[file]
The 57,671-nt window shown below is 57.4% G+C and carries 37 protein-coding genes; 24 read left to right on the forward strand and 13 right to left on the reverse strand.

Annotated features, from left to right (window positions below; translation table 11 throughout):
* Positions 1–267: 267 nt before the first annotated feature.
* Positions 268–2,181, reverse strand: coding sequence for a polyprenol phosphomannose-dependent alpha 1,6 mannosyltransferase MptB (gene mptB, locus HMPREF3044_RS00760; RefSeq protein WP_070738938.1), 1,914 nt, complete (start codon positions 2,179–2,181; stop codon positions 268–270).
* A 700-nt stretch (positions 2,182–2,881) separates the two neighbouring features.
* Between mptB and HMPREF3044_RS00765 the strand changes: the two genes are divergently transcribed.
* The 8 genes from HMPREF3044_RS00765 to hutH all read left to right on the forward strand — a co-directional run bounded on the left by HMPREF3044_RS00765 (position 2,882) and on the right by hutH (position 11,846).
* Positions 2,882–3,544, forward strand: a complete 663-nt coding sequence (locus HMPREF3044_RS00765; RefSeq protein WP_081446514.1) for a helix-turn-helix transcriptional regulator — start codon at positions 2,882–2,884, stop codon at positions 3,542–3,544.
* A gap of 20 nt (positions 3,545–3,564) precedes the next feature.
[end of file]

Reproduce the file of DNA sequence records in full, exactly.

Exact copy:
The 57,671-nt window shown below is 57.4% G+C and carries 37 protein-coding genes; 24 read left to right on the forward strand and 13 right to left on the reverse strand.

Annotated features, from left to right (window positions below; translation table 11 throughout):
* Positions 1–267: 267 nt before the first annotated feature.
* Positions 268–2,181, reverse strand: coding sequence for a polyprenol phosphomannose-dependent alpha 1,6 mannosyltransferase MptB (gene mptB, locus HMPREF3044_RS00760; RefSeq protein WP_070738938.1), 1,914 nt, complete (start codon positions 2,179–2,181; stop codon positions 268–270).
* A 700-nt stretch (positions 2,182–2,881) separates the two neighbouring features.
* Between mptB and HMPREF3044_RS00765 the strand changes: the two genes are divergently transcribed.
* The 8 genes from HMPREF3044_RS00765 to hutH all read left to right on the forward strand — a co-directional run bounded on the left by HMPREF3044_RS00765 (position 2,882) and on the right by hutH (position 11,846).
* Positions 2,882–3,544, forward strand: a complete 663-nt coding sequence (locus HMPREF3044_RS00765; RefSeq protein WP_081446514.1) for a helix-turn-helix transcriptional regulator — start codon at positions 2,882–2,884, stop codon at positions 3,542–3,544.
* A gap of 20 nt (positions 3,545–3,564) precedes the next feature.